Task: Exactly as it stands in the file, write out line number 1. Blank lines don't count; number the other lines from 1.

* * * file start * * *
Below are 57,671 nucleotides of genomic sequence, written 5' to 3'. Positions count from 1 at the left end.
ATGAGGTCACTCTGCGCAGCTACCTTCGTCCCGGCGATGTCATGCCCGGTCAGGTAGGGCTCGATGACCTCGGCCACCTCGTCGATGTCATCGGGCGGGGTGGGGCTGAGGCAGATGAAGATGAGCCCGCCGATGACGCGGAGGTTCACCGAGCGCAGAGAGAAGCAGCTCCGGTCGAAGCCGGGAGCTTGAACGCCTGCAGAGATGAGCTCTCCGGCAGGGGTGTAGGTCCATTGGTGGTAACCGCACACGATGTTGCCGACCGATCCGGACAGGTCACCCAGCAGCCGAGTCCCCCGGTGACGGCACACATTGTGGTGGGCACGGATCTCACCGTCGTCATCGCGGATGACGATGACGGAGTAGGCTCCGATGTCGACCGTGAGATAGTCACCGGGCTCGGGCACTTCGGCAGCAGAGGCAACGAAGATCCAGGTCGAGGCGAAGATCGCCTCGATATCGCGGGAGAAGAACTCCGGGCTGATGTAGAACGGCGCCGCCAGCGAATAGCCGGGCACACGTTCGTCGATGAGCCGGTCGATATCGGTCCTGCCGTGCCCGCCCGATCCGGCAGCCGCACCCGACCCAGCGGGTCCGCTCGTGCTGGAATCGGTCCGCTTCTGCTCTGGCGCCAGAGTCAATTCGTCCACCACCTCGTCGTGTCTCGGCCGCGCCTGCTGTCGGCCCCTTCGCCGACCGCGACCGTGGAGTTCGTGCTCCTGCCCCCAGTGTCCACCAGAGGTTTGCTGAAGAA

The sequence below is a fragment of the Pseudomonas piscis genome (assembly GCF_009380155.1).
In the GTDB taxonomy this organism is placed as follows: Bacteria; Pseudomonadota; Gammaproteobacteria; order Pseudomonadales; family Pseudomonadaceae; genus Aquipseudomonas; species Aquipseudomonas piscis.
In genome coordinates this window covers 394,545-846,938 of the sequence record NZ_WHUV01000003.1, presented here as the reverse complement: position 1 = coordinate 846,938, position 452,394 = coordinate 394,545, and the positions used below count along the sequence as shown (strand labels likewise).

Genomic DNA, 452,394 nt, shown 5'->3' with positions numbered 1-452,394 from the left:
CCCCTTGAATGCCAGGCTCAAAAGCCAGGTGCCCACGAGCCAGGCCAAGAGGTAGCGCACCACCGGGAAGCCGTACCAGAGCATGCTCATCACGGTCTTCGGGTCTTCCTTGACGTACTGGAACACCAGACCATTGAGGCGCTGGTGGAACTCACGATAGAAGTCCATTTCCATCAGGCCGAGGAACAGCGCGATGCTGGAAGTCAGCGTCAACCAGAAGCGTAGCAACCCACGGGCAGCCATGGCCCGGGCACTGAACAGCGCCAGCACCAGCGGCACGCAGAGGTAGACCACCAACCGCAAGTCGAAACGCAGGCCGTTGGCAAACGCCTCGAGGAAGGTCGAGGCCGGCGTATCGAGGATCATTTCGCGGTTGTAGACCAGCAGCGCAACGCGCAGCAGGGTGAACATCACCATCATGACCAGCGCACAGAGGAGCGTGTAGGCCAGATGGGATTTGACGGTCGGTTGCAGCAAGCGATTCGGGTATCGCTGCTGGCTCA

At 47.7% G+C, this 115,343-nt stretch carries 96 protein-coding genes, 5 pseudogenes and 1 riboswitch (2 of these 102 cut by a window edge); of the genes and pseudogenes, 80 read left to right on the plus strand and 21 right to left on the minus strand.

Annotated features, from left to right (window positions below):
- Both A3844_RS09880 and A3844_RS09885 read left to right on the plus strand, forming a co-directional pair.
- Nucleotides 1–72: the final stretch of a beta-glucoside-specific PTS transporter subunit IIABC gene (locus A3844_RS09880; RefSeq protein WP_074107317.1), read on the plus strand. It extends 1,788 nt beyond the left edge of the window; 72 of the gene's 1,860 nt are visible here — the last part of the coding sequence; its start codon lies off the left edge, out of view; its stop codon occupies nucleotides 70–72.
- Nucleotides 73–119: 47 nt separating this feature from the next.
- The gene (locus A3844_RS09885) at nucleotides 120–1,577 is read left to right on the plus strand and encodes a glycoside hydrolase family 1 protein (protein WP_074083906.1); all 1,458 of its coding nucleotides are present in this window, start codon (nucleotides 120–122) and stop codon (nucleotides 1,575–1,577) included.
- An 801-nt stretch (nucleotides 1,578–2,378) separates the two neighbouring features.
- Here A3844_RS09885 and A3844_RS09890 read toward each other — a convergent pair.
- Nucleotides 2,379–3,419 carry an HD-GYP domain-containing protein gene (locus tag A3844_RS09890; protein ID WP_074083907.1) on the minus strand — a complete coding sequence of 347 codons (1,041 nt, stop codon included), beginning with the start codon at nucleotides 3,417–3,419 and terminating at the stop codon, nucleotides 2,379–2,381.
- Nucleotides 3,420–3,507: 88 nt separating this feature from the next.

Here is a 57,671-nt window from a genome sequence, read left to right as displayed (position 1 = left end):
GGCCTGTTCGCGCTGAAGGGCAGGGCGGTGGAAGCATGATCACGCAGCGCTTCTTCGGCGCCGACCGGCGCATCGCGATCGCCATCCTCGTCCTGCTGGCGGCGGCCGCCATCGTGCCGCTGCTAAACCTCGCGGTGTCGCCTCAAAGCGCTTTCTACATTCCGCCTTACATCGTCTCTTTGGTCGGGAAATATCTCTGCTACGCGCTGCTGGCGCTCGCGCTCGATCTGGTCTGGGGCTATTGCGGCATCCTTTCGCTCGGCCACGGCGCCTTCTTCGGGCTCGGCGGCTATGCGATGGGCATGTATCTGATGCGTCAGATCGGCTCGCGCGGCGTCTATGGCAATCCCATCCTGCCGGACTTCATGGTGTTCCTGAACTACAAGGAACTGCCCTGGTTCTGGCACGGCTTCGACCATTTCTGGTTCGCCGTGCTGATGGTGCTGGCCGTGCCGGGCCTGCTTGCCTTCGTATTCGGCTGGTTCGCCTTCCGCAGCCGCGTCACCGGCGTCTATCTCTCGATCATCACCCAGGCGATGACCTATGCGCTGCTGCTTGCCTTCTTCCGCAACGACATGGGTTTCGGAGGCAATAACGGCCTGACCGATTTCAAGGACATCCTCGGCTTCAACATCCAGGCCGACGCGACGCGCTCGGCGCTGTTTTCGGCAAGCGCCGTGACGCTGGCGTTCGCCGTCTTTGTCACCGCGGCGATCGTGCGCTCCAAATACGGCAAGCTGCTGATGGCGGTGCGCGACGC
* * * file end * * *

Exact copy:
Below are 57,671 nucleotides of genomic sequence, written 5' to 3'. Positions count from 1 at the left end.